Neither capitalism nor communism

Our economic system today is called capitalism because corporations(main economic actors) are supposed to serve for the capital(called investors or stockholders) and are obviously far from being democratically managed: most corporations are owned by stockholders who see these economic actors merely as their income source.  Employees are regarded, in this mindset, no different from machines, computers and other tools which are necessary for their moneymaking process and CEOs, always under the pressure from stockholders, are forced to save as much as possible to maximize the profit.  They open their factory in China where they can get somebody who works for US$100 per month while closing another one in United States, Western Europe or Japan where they need to pay more than ten times to get the same workforce, just not to “overspend.”  There’re for sure some laws in any country to protect employees, but it’s an universal rule that managers put employees just at the same level as machines, with the following priority: 1) stockholders(as they’ll be fired if they fail to make money), 2) clients(as they’ll give money) and 3) workers(who are easily replaceable).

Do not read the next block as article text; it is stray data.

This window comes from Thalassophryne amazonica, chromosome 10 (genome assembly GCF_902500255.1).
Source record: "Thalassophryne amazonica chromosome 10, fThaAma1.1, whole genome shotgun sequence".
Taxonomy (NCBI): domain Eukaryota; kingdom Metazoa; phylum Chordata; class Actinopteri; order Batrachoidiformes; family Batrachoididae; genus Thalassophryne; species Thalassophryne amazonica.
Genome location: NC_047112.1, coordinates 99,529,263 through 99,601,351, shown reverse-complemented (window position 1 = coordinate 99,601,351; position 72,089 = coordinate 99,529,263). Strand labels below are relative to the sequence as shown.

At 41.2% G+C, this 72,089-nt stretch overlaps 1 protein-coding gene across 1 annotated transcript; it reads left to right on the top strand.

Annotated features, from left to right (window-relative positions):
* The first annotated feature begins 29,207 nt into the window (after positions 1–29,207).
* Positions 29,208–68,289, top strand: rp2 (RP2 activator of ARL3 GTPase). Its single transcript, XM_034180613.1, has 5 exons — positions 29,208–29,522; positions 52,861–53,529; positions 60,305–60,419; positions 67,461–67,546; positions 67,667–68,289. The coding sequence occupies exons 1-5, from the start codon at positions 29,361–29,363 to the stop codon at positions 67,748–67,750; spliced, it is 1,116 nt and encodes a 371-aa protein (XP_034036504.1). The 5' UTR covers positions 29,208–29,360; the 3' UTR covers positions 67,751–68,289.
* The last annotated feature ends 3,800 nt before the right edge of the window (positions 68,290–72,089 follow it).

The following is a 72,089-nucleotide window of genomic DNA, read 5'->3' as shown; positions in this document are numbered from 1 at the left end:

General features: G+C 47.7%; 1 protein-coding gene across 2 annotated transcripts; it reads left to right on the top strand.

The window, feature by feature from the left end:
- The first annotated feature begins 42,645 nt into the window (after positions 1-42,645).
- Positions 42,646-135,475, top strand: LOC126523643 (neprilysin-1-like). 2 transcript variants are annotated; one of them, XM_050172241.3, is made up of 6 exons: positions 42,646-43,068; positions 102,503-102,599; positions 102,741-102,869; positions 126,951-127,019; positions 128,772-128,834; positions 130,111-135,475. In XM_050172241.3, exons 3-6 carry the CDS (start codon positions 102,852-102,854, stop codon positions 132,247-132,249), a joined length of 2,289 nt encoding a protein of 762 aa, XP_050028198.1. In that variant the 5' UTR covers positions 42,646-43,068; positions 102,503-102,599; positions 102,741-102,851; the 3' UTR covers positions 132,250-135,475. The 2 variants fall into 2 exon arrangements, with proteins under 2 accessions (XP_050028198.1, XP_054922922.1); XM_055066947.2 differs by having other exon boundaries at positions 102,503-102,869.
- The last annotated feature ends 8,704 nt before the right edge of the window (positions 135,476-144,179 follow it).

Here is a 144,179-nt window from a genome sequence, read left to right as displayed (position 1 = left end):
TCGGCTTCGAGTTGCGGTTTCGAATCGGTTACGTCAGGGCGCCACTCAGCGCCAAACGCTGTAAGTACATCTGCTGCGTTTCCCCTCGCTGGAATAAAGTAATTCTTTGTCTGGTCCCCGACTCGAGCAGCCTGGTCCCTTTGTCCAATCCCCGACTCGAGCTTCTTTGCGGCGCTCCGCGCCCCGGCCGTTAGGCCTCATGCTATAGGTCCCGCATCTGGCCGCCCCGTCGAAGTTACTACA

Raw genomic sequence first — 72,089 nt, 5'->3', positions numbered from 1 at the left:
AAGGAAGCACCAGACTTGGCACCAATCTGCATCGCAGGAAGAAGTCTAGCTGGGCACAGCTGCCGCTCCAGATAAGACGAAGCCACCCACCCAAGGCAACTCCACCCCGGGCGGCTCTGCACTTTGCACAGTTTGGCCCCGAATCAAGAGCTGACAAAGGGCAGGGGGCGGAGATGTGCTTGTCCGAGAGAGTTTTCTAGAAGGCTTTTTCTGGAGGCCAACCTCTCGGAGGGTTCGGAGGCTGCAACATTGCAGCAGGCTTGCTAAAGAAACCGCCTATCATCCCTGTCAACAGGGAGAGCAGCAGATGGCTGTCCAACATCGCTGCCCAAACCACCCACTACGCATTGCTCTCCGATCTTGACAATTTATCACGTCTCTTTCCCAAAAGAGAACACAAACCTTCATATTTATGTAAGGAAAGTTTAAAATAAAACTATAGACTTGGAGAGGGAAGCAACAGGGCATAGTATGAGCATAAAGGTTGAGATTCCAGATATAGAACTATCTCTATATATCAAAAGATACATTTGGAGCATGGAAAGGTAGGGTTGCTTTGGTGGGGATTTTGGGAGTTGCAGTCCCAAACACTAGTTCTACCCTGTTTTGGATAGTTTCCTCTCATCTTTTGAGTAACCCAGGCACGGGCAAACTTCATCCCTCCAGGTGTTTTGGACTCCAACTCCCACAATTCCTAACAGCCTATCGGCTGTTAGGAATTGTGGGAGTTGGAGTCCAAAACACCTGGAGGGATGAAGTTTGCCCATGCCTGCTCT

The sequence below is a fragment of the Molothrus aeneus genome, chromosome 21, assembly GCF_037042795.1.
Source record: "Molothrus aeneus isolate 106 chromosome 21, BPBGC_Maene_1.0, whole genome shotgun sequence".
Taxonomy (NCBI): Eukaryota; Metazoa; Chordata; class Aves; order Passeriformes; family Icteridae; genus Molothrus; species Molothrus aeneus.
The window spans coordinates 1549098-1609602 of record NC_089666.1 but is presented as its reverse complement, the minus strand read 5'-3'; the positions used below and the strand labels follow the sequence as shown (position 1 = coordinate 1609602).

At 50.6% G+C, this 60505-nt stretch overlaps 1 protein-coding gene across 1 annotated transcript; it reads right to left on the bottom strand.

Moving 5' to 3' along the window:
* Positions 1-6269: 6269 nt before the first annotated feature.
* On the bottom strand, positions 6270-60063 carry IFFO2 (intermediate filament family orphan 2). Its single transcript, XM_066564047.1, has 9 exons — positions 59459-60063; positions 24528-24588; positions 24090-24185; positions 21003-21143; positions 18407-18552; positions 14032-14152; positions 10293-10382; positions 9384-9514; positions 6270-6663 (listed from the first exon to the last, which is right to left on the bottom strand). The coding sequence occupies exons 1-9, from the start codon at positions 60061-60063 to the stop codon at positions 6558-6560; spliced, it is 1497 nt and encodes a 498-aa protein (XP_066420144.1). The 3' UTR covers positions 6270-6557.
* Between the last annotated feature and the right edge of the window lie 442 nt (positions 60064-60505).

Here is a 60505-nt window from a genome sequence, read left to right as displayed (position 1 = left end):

We need to make clear the difference between capitalism and market economy, because both the capitalism without market economy and the market economy without capitalism are possible.  A good example of capitalism without market economy is monopoly(Windows, for example) where the sole provider of goods and/or service raises its price as much as possible to earn more.  And you can see some real experiences of market economy without capitalism even today, for instance at a farmers’ market where producers aren’t governed at all by anybody else.

Last century saw the emergence and fall of an alternative to the capitalism: communist countries nationalized all corporations to do away with stockholders and to improve workers’ life standard.  But the lack of pursuit for the efficiency, always and forcibly achieved in the capitalism in the form of pressure from stockholders, deteriorated these corporations and most of them had to give up this regime except Cuba and North Korea.

What’s common in both systems is that employees have no access at all to the management of the corporation they work for.  They’re at the mercy of a system they can’t control at all, and it makes little difference whether it’s run by private stockholders or by the State.  So how can we reach a system where employees can have a real influence on the management of the company they work for?

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